• the visual editor (Navigation Modeler)
  • the Configuration editor (XML Console)
  • the XML file directly
  • the Structure window

5.Define global navigation
A global control flow rule is a rule that applies for all pages (that is a rule that can be called from any page). Use the wildcard control flow rule element in the Component Palette of JDeveloper to define a global control flow rule.

6.Use routers to declaratively route control flow to activities based on an EL expression
http://download.oracle.com/docs/cd/E17904_01/web.1111/b31974/taskflows_activities.htm#ADFFD1673

7.Define the role of managed beans in task flows
Managed beans are registered with the application in task flow .xml files.
http://download.oracle.com/docs/cd/E21764_01/web.1111/b31974/web_getstarted.htm#CACCFIII

8.Explain the types of validation available in the user interface
  • UI component attributes for validating data (e.g. required)
  • default validation
  • custom validation

Wednesday, 11 May 2011

Binding ADF Faces UI Components to Data

1. Create an empty JSF page
You create JSF JSP pages using the Create JSF Page dialog. 
If you use ADF Faces components you must have af:document enclosed within f:view.

2. Use three different ways to add ADF Faces UI components to a page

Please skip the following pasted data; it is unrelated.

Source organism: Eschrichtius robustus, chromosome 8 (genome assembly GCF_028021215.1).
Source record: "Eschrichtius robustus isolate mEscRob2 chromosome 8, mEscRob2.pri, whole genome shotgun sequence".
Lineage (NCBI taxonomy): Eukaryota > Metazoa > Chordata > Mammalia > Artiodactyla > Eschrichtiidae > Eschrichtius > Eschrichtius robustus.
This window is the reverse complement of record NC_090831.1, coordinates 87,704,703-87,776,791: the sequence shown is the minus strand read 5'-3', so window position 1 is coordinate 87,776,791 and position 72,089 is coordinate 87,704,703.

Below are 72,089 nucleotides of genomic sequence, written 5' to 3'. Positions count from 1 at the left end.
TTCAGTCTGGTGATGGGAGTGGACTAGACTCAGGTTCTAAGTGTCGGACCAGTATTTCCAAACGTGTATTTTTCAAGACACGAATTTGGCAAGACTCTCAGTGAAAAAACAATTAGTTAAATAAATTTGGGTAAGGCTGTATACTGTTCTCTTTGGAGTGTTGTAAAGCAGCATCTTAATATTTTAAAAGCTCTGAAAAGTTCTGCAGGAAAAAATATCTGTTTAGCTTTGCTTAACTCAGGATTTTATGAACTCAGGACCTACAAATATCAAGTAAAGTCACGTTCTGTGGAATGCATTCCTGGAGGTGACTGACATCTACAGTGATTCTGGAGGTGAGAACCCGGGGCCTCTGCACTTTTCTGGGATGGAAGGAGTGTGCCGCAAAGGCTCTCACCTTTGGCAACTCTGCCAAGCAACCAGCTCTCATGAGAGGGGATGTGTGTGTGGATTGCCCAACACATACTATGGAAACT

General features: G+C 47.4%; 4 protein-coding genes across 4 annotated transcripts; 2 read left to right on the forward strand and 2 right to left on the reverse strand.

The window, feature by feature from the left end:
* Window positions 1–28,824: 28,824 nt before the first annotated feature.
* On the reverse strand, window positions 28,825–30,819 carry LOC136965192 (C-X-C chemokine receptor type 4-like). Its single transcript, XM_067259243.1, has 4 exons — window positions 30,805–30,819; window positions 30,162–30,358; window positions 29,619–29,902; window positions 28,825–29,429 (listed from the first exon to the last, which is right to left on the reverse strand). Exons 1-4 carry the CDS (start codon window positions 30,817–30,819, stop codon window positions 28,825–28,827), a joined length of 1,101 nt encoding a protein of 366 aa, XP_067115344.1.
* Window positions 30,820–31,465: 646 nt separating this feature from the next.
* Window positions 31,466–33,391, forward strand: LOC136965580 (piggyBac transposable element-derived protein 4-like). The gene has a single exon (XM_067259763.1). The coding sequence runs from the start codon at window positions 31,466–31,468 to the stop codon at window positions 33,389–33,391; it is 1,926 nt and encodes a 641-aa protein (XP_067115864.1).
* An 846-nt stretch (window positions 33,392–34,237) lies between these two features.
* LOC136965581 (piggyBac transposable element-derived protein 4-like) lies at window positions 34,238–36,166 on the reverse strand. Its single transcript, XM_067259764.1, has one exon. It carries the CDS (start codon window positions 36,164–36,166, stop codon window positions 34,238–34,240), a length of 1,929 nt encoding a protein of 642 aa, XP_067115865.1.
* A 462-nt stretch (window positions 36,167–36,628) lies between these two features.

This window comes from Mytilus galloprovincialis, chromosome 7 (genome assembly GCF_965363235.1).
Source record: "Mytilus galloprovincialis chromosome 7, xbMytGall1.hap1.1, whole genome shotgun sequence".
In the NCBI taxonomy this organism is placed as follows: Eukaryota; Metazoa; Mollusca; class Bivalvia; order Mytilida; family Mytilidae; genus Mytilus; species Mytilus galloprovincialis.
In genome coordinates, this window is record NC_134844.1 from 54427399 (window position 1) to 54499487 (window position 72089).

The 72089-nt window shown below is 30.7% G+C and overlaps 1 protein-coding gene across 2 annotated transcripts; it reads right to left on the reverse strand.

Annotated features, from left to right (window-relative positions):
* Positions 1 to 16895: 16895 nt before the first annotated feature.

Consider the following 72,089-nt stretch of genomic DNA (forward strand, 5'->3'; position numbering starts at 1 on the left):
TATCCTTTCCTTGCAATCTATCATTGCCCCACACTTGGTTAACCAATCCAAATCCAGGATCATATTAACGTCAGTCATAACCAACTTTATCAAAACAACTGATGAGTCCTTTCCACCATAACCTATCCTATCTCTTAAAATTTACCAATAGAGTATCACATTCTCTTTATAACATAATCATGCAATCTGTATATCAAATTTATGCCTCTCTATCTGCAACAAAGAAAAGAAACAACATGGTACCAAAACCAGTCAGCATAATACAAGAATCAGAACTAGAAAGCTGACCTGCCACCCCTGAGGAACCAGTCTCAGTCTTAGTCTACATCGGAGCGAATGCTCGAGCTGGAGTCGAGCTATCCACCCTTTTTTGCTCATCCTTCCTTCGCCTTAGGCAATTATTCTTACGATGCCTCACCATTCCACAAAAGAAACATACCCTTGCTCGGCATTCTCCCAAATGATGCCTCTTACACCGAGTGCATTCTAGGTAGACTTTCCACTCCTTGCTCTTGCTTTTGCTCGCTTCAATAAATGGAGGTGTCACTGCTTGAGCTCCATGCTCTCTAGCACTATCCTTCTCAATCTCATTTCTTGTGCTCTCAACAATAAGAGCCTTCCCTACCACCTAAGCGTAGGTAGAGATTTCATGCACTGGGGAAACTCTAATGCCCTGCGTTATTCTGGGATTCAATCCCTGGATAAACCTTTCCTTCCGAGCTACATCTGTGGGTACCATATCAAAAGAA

3. Describe the types of data-bound components that can be added to a JSF page 
  • Iterator bindings
  • Value bindings
  • Action bindings
(http://download.oracle.com/docs/cd/E17904_01/web.1111/b31974/bcdcpal.htm#ADFFD492)

4. Describe the structure of an EL (Expression Language) expression  

     #{bindings.BindingObject.propertyName} 
(http://download.oracle.com/docs/cd/E17904_01/web.1111/b31974/bcdcpal.htm#ADFFD526)


    Tuesday, 10 May 2011

    Java SCJP Mock Exam Engine

    This looks good practice for Java SCJP:

    http://www.ii.uib.no/~khalid/pgjc3e/engine.html

    I haven't tried it yet, Java SCJP exam still scares me :)

    I'll stick by ADF for a while...

    Monday, 2 May 2011

    Training for Oracle ADF Certification

    I would like to attend in-class, group training for Oracle ADF certification. If you know of any such possibility in Bucharest, please share the information. Thank you!
    Accelebrate
    Oracle Fusion Developer's Guides